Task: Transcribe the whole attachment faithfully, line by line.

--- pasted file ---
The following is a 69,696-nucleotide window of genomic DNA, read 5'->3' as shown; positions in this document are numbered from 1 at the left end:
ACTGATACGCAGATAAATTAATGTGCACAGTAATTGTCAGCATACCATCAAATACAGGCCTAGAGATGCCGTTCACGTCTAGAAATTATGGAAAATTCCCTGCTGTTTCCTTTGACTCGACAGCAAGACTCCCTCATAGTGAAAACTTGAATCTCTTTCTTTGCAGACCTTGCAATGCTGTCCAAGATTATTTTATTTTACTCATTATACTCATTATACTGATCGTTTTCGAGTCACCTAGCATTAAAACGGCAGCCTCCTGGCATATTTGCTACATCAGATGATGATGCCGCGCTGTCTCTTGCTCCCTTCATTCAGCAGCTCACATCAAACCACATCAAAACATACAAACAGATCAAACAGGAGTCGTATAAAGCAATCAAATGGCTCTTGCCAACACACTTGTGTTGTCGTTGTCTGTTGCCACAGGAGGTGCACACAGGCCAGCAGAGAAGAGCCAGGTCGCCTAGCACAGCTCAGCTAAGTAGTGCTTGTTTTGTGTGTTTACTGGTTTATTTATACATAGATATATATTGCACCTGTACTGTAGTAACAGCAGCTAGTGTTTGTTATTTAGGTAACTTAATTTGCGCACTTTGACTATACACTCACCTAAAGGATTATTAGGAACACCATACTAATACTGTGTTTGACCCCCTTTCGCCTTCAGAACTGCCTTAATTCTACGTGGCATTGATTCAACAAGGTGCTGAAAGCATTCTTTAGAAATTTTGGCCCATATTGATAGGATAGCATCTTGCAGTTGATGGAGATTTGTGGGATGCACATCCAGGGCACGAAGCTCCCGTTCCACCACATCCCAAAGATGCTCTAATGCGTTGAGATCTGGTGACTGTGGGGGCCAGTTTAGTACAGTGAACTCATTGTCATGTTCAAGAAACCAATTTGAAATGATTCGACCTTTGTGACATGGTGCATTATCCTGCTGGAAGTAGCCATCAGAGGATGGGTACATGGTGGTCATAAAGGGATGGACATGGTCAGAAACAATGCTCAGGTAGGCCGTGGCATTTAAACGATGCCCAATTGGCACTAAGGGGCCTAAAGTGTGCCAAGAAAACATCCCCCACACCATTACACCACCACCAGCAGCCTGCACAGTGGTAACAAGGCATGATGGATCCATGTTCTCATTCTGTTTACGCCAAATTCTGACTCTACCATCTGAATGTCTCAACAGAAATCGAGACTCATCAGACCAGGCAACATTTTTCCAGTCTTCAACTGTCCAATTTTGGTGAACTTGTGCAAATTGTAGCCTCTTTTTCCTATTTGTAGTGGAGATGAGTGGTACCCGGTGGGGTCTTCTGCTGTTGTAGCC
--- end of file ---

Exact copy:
The following is a 69,696-nucleotide window of genomic DNA, read 5'->3' as shown; positions in this document are numbered from 1 at the left end:
ACTGATACGCAGATAAATTAATGTGCACAGTAATTGTCAGCATACCATCAAATACAGGCCTAGAGATGCCGTTCACGTCTAGAAATTATGGAAAATTCCCTGCTGTTTCCTTTGACTCGACAGCAAGACTCCCTCATAGTGAAAACTTGAATCTCTTTCTTTGCAGACCTTGCAATGCTGTCCAAGATTATTTTATTTTACTCATTATACTCATTATACTGATCGTTTTCGAGTCACCTAGCATTAAAACGGCAGCCTCCTGGCATATTTGCTACATCAGATGATGATGCCGCGCTGTCTCTTGCTCCCTTCATTCAGCAGCTCACATCAAACCACATCAAAACATACAAACAGATCAAACAGGAGTCGTATAAAGCAATCAAATGGCTCTTGCCAACACACTTGTGTTGTCGTTGTCTGTTGCCACAGGAGGTGCACACAGGCCAGCAGAGAAGAGCCAGGTCGCCTAGCACAGCTCAGCTAAGTAGTGCTTGTTTTGTGTGTTTACTGGTTTATTTATACATAGATATATATTGCACCTGTACTGTAGTAACAGCAGCTAGTGTTTGTTATTTAGGTAACTTAATTTGCGCACTTTGACTATACACTCACCTAAAGGATTATTAGGAACACCATACTAATACTGTGTTTGACCCCCTTTCGCCTTCAGAACTGCCTTAATTCTACGTGGCATTGATTCAACAAGGTGCTGAAAGCATTCTTTAGAAATTTTGGCCCATATTGATAGGATAGCATCTTGCAGTTGATGGAGATTTGTGGGATGCACATCCAGGGCACGAAGCTCCCGTTCCACCACATCCCAAAGATGCTCTAATGCGTTGAGATCTGGTGACTGTGGGGGCCAGTTTAGTACAGTGAACTCATTGTCATGTTCAAGAAACCAATTTGAAATGATTCGACCTTTGTGACATGGTGCATTATCCTGCTGGAAGTAGCCATCAGAGGATGGGTACATGGTGGTCATAAAGGGATGGACATGGTCAGAAACAATGCTCAGGTAGGCCGTGGCATTTAAACGATGCCCAATTGGCACTAAGGGGCCTAAAGTGTGCCAAGAAAACATCCCCCACACCATTACACCACCACCAGCAGCCTGCACAGTGGTAACAAGGCATGATGGATCCATGTTCTCATTCTGTTTACGCCAAATTCTGACTCTACCATCTGAATGTCTCAACAGAAATCGAGACTCATCAGACCAGGCAACATTTTTCCAGTCTTCAACTGTCCAATTTTGGTGAACTTGTGCAAATTGTAGCCTCTTTTTCCTATTTGTAGTGGAGATGAGTGGTACCCGGTGGGGTCTTCTGCTGTTGTAGCC